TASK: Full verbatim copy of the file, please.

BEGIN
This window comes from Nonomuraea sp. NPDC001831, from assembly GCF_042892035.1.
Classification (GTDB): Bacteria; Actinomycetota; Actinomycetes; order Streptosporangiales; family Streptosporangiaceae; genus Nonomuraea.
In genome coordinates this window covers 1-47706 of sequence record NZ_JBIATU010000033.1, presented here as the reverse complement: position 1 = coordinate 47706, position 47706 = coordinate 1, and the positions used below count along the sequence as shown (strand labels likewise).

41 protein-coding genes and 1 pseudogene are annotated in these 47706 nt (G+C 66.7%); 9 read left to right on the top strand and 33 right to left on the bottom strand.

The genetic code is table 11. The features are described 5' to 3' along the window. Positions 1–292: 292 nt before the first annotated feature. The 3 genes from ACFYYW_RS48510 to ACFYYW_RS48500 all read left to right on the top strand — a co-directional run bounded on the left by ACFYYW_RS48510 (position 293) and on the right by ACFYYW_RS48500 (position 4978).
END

This window comes from Nonomuraea sp. NPDC001831, from assembly GCF_042892035.1.
Classification (GTDB): Bacteria; Actinomycetota; Actinomycetes; order Streptosporangiales; family Streptosporangiaceae; genus Nonomuraea.
In genome coordinates this window covers 1-47706 of sequence record NZ_JBIATU010000033.1, presented here as the reverse complement: position 1 = coordinate 47706, position 47706 = coordinate 1, and the positions used below count along the sequence as shown (strand labels likewise).

41 protein-coding genes and 1 pseudogene are annotated in these 47706 nt (G+C 66.7%); 9 read left to right on the top strand and 33 right to left on the bottom strand.

The genetic code is table 11. The features are described 5' to 3' along the window. Positions 1–292: 292 nt before the first annotated feature. The 3 genes from ACFYYW_RS48510 to ACFYYW_RS48500 all read left to right on the top strand — a co-directional run bounded on the left by ACFYYW_RS48510 (position 293) and on the right by ACFYYW_RS48500 (position 4978).